Famed Chinese rainmaker goes missing in latest executive disappearance
Feb 17 (Reuters) - Chinese dealmaker Bao Fan, founder of investment bank China Renaissance Holdings Ltd (1911.HK), has gone missing in the latest disappearance of a top business executive, unnerving investors and sending its stock down as much as 50% on Friday.
The mainland China-based boutique bank said in an exchange filing late on Thursday the company had been unable to contact Bao.
China Renaissance's board was not aware of any information that indicated Bao's "unavailability is or might be related to the business and/or operations" of the group, which, it said, was continuing normally.
The dealmaker's disappearance is the latest in a series of cases of high-profile Chinese executives going missing with little explanation during a sweeping anti-corruption campaign spearheaded by President Xi Jinping, though the reasons for Bao's disappearance are unclear.
In 2015 alone, at least five executives became unreachable without prior notice to their companies, including Fosun Group Chairman Guo Guangchang, who Fosun later said was assisting with investigations regarding a personal matter.
China's ruling Communist Party in 2021 turned its sights on the country's vast financial sector, kicking off a new round of a years-long campaign to uncover corruption and illegal dealings.
The disappearance, coming after China's post-pandemic border reopening, has renewed focus on boosting the sagging economy has brightened the outlook for deals, as has an easing of a regulatory crackdown on technology firms.
The disappearance of Bao, also the company's controlling shareholder, chairman and CEO, drove China Renaissance's Hong Kong-listed stock to a record low of HK$5 in early trade, wiping off HK$2.8 billion ($360 million) in market value.
The stock regained some ground later in the day to end down 28% in a Hong Kong market that fell 1.3%. Nearly 30 million shares of the boutique investment bank changed hands on Friday, the highest on record.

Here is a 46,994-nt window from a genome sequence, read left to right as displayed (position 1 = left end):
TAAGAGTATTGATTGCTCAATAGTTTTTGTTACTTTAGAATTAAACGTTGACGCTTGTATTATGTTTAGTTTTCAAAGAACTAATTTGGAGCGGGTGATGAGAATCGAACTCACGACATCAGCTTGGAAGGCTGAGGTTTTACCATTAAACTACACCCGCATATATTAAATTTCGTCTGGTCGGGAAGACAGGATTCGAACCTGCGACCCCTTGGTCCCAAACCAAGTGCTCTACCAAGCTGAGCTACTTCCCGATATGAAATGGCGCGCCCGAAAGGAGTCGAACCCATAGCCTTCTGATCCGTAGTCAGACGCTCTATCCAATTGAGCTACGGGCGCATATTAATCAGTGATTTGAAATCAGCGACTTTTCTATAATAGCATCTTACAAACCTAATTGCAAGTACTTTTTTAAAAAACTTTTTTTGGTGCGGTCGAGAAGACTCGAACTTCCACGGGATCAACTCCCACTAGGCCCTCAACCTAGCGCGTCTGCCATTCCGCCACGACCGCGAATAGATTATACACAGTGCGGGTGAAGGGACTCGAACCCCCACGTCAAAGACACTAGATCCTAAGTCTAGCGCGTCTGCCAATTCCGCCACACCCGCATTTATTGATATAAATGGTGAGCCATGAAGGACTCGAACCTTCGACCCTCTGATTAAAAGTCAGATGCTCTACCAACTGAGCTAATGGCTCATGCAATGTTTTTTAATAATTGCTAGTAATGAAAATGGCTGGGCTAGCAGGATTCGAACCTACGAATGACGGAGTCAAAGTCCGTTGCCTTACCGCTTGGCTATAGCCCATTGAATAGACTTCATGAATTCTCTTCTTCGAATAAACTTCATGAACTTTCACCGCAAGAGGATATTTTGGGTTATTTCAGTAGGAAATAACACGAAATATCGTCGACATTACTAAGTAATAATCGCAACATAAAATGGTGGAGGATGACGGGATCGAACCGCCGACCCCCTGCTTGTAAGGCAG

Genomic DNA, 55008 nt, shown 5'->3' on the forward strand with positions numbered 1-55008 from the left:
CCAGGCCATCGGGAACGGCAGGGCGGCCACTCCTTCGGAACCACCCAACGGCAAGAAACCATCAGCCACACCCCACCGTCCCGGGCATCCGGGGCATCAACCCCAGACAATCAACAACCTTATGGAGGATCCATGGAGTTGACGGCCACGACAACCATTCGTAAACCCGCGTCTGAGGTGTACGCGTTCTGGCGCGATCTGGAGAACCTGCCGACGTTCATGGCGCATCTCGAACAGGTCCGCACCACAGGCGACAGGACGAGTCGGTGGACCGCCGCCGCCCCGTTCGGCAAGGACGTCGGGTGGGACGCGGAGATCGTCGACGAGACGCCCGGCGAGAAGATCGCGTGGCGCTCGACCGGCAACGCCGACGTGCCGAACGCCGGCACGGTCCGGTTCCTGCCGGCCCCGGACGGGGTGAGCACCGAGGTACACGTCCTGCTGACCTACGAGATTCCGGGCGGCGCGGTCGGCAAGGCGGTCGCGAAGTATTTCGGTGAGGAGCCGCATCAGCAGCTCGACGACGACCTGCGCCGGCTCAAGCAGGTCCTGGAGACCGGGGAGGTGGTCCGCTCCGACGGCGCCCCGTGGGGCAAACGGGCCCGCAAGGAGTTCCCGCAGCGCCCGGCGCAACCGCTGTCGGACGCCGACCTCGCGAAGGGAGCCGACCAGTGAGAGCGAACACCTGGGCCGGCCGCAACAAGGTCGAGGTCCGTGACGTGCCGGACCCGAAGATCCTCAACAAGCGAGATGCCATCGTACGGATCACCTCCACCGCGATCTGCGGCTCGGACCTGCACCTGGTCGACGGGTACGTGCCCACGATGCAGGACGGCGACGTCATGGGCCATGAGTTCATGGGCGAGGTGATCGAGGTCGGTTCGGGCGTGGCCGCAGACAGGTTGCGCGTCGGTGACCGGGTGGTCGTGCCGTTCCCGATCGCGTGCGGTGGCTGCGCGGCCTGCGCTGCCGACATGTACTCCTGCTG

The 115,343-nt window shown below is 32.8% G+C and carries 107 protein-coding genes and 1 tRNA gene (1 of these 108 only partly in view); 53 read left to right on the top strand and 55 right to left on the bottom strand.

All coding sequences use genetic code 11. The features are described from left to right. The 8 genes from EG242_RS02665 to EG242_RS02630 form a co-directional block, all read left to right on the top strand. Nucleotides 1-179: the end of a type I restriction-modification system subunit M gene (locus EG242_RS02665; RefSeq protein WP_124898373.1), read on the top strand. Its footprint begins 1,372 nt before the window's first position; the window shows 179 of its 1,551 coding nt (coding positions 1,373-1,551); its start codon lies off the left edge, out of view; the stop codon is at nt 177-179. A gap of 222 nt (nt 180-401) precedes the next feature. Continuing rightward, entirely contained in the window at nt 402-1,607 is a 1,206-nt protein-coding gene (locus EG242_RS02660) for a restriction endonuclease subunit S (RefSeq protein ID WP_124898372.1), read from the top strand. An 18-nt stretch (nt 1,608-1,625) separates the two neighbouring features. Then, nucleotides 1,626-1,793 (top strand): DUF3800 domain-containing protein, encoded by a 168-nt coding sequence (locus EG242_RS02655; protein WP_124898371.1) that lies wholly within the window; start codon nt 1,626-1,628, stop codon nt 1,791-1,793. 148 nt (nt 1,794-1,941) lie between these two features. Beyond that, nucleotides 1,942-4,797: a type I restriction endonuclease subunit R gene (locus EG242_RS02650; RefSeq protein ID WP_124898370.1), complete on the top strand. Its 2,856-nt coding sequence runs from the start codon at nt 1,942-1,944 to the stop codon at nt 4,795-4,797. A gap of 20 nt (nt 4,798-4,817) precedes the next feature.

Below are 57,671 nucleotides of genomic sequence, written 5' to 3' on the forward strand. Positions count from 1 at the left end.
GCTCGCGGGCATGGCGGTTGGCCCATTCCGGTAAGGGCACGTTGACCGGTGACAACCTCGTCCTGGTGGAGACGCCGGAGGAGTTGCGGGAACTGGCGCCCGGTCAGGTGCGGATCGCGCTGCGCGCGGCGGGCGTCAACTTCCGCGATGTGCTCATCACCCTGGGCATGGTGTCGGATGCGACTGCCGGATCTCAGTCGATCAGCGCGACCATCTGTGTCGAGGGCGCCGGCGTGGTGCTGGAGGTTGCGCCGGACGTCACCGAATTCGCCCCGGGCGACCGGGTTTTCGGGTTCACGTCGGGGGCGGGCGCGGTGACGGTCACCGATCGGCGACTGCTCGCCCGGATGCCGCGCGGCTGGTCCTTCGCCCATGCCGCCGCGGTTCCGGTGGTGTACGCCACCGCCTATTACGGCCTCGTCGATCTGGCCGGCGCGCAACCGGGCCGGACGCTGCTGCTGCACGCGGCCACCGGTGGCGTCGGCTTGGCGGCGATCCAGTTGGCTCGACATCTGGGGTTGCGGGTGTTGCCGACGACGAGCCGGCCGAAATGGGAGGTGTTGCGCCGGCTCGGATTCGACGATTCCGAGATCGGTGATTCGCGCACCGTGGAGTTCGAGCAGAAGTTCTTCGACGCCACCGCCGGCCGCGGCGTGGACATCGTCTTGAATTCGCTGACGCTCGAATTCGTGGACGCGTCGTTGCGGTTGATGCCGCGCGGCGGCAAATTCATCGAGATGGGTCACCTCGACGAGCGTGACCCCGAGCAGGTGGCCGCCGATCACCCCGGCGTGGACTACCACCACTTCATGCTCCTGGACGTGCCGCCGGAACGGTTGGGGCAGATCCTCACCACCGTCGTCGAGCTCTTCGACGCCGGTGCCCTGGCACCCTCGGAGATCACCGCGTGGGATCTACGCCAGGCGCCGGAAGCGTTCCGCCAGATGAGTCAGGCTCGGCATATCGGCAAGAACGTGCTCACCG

Bao who previously worked at Credit Suisse Group AG (CSGN.S) and Morgan Stanley (MS.N), has been hailed as one of China's best-connected bankers.
He was involved with major technology mergers including the tie-up of ride-hailing firms Didi and Kuaidi, food delivery giants Meituan (3690.HK) and Dianping, and travel devices platforms Ctrip (9961.HK) and Qunar.
"If a listed company voluntarily discloses that a senior manager or a major shareholder cannot be contacted, it's truly unusual, as the person might have been out of reach for some time," said Dickie Wong, executive director of research at Kingston Securities.
Investors' worst nightmare is that a company's ability to continue operation is impaired, so a stock sell-off is not surprising given the uncertainty, Wong added.
Asked during a daily news conference on Friday whether the banker had been detained, Chinese Foreign Ministry spokesperson Wang Wenbin said he was not aware of the situation.
At the helm of China Renaissance, Bao has taken an increasingly active role in the group's private equity business in recent years, according to two sources with direct knowledge of matter.
The sources declined to named due to sensitivity of the matter.
A China Renaissance spokesperson referred Reuters request for comment on Friday to the investment bank's public filing.
China Renaissance is currently ranked ninth on China's equity capital markets league table for 2023, according to Refinitiv, after it advised on Jiangsu Sanfame Polyester Material's (600370.SS) $363 million convertible bond last month.
The firm earned $20.6 million in Chinese related investment banking fees in 2022, down from $43.13 million a year earlier, the data showed.
Bao started China Renaissance in 2005 as a two-person team, seeking to match capital-hungry startups with venture capitalist and private equity investors. Since then, it expanded into services including underwriting, sales and trading.
The investment bank made its market debut in Hong Kong in 2018 after raising $346 million.
China Renaissance has acted as adviser for some of China's biggest tech initial public offerings (IPOs), including those of JD.Com Inc and Kuaishou Technology (1024.HK) as well as Didi's New York listing in 2021.
Didi ran afoul of Chinese regulators when in 2021 it pressed ahead with the U.S. stock listing against the regulator's will, sources previously told Reuters.
China Renaissance is also an active investor in the tech sector. In 2019, it raised more than 6.5 billion yuan ($950 million) in a yuan-denominated fund.
Bao's disappearance comes days after property developer Seazen Group Ltd (1030.HK) said it was unable to contact or reach its vice-chairman.
($1 = 7.8483 Hong Kong dollars)
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